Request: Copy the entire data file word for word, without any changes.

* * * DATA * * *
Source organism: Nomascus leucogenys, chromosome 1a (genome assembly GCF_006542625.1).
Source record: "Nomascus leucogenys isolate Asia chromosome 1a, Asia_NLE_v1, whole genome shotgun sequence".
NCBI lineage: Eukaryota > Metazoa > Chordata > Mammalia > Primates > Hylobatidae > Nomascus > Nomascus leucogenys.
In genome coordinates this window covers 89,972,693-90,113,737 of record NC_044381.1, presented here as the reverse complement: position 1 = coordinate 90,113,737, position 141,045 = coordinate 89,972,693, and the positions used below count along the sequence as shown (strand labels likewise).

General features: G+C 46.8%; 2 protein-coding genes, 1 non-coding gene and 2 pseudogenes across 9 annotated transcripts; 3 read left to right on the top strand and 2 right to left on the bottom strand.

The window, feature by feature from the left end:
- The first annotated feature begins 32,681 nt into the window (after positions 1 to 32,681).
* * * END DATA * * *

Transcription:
Source organism: Nomascus leucogenys, chromosome 1a (genome assembly GCF_006542625.1).
Source record: "Nomascus leucogenys isolate Asia chromosome 1a, Asia_NLE_v1, whole genome shotgun sequence".
NCBI lineage: Eukaryota > Metazoa > Chordata > Mammalia > Primates > Hylobatidae > Nomascus > Nomascus leucogenys.
In genome coordinates this window covers 89,972,693-90,113,737 of record NC_044381.1, presented here as the reverse complement: position 1 = coordinate 90,113,737, position 141,045 = coordinate 89,972,693, and the positions used below count along the sequence as shown (strand labels likewise).

General features: G+C 46.8%; 2 protein-coding genes, 1 non-coding gene and 2 pseudogenes across 9 annotated transcripts; 3 read left to right on the top strand and 2 right to left on the bottom strand.

The window, feature by feature from the left end:
- The first annotated feature begins 32,681 nt into the window (after positions 1 to 32,681).